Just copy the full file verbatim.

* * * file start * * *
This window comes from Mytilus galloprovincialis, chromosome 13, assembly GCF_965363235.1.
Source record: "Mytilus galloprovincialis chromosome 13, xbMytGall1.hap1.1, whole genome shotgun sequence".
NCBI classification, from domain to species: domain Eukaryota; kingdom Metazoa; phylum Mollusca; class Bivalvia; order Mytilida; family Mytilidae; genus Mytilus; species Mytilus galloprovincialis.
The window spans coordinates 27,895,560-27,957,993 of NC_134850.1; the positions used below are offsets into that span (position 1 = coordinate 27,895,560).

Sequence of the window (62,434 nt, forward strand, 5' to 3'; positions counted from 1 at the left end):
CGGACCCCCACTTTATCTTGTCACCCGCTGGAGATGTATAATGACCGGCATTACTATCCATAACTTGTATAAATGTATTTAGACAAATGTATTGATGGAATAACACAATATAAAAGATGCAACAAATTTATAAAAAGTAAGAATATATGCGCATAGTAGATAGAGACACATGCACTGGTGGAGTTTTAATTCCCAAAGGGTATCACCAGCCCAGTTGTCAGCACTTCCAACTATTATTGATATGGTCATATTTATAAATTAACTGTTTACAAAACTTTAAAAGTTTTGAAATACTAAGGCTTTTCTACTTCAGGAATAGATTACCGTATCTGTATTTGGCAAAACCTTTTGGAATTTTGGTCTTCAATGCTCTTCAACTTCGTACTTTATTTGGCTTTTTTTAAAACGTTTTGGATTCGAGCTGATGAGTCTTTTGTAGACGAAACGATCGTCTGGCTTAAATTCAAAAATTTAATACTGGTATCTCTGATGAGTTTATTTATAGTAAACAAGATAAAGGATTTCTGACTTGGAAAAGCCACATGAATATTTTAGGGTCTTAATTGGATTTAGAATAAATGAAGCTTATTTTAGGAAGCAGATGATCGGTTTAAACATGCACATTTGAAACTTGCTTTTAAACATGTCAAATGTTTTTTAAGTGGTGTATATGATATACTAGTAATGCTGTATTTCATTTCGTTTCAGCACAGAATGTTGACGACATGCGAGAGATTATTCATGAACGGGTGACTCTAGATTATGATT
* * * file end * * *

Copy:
This window comes from Mytilus galloprovincialis, chromosome 13, assembly GCF_965363235.1.
Source record: "Mytilus galloprovincialis chromosome 13, xbMytGall1.hap1.1, whole genome shotgun sequence".
NCBI classification, from domain to species: domain Eukaryota; kingdom Metazoa; phylum Mollusca; class Bivalvia; order Mytilida; family Mytilidae; genus Mytilus; species Mytilus galloprovincialis.
The window spans coordinates 27,895,560-27,957,993 of NC_134850.1; the positions used below are offsets into that span (position 1 = coordinate 27,895,560).

Sequence of the window (62,434 nt, forward strand, 5' to 3'; positions counted from 1 at the left end):
CGGACCCCCACTTTATCTTGTCACCCGCTGGAGATGTATAATGACCGGCATTACTATCCATAACTTGTATAAATGTATTTAGACAAATGTATTGATGGAATAACACAATATAAAAGATGCAACAAATTTATAAAAAGTAAGAATATATGCGCATAGTAGATAGAGACACATGCACTGGTGGAGTTTTAATTCCCAAAGGGTATCACCAGCCCAGTTGTCAGCACTTCCAACTATTATTGATATGGTCATATTTATAAATTAACTGTTTACAAAACTTTAAAAGTTTTGAAATACTAAGGCTTTTCTACTTCAGGAATAGATTACCGTATCTGTATTTGGCAAAACCTTTTGGAATTTTGGTCTTCAATGCTCTTCAACTTCGTACTTTATTTGGCTTTTTTTAAAACGTTTTGGATTCGAGCTGATGAGTCTTTTGTAGACGAAACGATCGTCTGGCTTAAATTCAAAAATTTAATACTGGTATCTCTGATGAGTTTATTTATAGTAAACAAGATAAAGGATTTCTGACTTGGAAAAGCCACATGAATATTTTAGGGTCTTAATTGGATTTAGAATAAATGAAGCTTATTTTAGGAAGCAGATGATCGGTTTAAACATGCACATTTGAAACTTGCTTTTAAACATGTCAAATGTTTTTTAAGTGGTGTATATGATATACTAGTAATGCTGTATTTCATTTCGTTTCAGCACAGAATGTTGACGACATGCGAGAGATTATTCATGAACGGGTGACTCTAGATTATGATT